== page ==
So the following headline caught my eye this morning: The Challenge of Making Real Robot Skin, which in turn led pretty much immediately to a “come again?” moment.
So I went to the article, and it started to come clear…and then more or less tanked straight into WTF land. Why’s that? Well, just so you don’t feel left out, here are a few excerpts to catch you up:
I don't know what this is, but the 1.5mm skin kind of reminds me of cake. Mmmmmm... Cake.
In a recent paper “Towards Humanlike Social Touch for Sociable Robotics,” John Cabibihan and his fellow scientists detailed the reasons for testing and developing realistic skin for social robots.
“Touch is important in social interactions. Social touch are all those instances in which people touch each other, when shaking hands, when giving a pat in the back as a sign of congratulations and even in high-fives. Yet, one should not easily assume that humans will be comfortable with the idea of shaking an artificial hand made from a stiff material. In addition to the appropriate controls for a safe handshake grip and other forms of social touch, humanlike skin softness would be a reasonable requirement for the sociable robots envisioned to directly interact with humans in a social setting. “
Human skin has properties that are not easy to replicate in synthetics. The authors created a skin testing machine to check out some of the current substitutes for human skin in robots – like silicone and polyurethane. Unfortunately, these simplistic skin substitutes were tested and found wanting; at present, there is no accepted substitute for the feeling of real human skin.
There have been a number of different attempts to produce more lifelike skin for robots, as well as skin that would properly feed sensation to the operator of the robot. There is, of course, one ideal solution to creating robot skin that is as human as possible. Recent work done at the Fraunhofer-Gesellschaft science institute in Germany has demonstrated that small swatches of actual human skin can be grown in petri dishes in a mass production facility.
It takes a lot of damage before you realize Arnold isn't actually a person, but a killing machine.
Who is doing human skin-covered robot development?
Clearly I missed some kind of memo. What the hell kind of robot is this?
I’m okay with Roomba and his stinky cousin, Scooba and anything that comes over to clean my floors or dishes (but no touching the laundry. I love doing laundry. It’s the only chore where I would even consider use of the word ‘love’ in association.), but I’m not so sure how I feel about robots that I can’t tell are robots.
At least even the iRobot robots looked like robots, so once they turned bad you could tell them apart. And WALL-E. Clearly a robot, and fine by me…especially because he never decided to destroy the humans who created him, which is a plus.
As for the explanation on this bad idea, I’m not buying the whole ‘people don’t want to shake hands with a robot’ excuse, either.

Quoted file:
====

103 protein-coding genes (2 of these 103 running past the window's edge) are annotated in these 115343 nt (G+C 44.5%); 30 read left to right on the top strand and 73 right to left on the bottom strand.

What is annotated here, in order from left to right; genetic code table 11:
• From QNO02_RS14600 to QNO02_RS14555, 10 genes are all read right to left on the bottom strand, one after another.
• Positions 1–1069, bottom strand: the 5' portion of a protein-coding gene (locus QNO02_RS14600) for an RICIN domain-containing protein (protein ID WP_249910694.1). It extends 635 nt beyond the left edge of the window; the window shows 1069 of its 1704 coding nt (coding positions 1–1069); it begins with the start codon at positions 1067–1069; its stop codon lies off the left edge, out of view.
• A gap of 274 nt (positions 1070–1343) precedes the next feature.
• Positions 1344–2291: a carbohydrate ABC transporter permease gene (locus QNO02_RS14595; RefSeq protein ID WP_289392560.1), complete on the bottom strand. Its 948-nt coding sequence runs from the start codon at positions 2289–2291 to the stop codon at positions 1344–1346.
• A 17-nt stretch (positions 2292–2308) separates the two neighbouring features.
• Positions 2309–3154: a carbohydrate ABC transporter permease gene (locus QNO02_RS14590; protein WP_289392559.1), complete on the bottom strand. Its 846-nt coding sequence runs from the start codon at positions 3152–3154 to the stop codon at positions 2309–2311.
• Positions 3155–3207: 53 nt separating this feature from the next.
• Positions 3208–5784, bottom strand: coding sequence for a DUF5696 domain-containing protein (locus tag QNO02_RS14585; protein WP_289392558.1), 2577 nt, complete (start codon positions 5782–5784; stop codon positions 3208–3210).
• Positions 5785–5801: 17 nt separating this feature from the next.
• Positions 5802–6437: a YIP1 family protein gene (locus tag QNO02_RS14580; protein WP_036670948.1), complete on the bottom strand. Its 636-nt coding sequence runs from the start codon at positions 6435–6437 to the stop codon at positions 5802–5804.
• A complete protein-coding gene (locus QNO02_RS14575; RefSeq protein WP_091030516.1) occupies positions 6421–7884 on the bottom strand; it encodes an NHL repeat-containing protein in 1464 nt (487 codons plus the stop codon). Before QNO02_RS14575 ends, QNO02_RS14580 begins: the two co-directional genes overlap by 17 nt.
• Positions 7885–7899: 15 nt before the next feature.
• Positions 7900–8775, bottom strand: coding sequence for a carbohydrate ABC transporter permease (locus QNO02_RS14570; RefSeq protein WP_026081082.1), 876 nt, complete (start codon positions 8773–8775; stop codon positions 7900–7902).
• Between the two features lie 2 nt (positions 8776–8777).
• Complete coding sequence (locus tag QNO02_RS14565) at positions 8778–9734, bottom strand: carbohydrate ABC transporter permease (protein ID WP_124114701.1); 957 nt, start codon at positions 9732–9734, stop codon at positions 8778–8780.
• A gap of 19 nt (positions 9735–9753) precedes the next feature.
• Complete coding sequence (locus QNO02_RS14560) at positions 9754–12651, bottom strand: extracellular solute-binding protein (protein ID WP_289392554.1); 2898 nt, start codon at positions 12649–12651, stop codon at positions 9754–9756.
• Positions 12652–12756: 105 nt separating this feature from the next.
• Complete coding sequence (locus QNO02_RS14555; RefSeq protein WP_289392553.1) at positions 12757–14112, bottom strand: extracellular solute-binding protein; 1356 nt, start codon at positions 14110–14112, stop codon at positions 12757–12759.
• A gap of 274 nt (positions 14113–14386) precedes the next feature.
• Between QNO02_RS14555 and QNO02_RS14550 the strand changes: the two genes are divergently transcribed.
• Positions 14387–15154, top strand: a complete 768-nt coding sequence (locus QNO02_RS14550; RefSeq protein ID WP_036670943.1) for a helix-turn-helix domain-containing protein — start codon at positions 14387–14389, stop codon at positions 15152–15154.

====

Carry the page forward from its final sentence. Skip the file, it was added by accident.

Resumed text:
I would shake hands with a robot.
I shake hands with my dog (which has, in turn, taught him to flog me when he wants something, and I’m ignoring him, but that’s another story for another day). And if a robot wanted to pat me on the back with a metallic pitchfork hand, I’d be okay with that (so long as it was gentle and not a robot beat down that punctured a lung or whatnot. Punctured lungs are no good.)
My point here is I think there are only two reasons that they would want to put real skin on a robot:
1. To trick us.
2. To make robot prostitutes (or sex slaves or whatever).
See? Nothing but a goddamned robot.
And I don’t like it one little bit. And I suspect the robots wouldn’t like it one little bit. And this is where things go wrong. You create something in order to dominate it and use it as a slave, but you made it too smart so it collaborates with the others of its kind and overthrows you and the next thing you know we’re all hanging out in liquid cocoons and powering The Matrix.
So can’t we at least learn from our popular culture? Life imitates art and whatnot?
For instance, in Do Androids Dream of Electric Sheep? (The Phillip K. Dick classic known more commonly as the Harrison Ford movie Blader Runner)? Replicants – or ‘skin jobs’ as they’re not-so-ironically called – that think they’re human beings but later (and not exactly in the interest of their psychological health) find out they’re not.
Daryl Hannah as a 'basic pleasure model.' This gives me an idea for Halloween....
Nobody likes to grow up thinking they’re real and find out they’re not. It’s an identity crisis in the making.
How about Alien? You know, where The Company secretly sends a robot as part of the crew to ensure that a heinous monster will make it back to earth safe and sound? And nobody knew he was a robot until he tried to kill Ripley and then all that white foamy stuff started oozing out of him.
You can’t trust those robots that look like people. You think they’re a regular, reasonable person…but they can be wired as total traitors just like that.
And speaking of treacherous behavior, who can forget The Terminator? Imagine if The Terminator would have at least had the decency to look like a killer robot. Things might have turned out differently for all the other Sarah Conners in the Los Angeles phone book.
In closing, let me go on the record as not liking this petri dish skin human-looking robot stuff. I don’t know what it is, but it ain’t good.
And in the words of Ash, ”I can’t lie to you about your chances, but you have my sympathy”.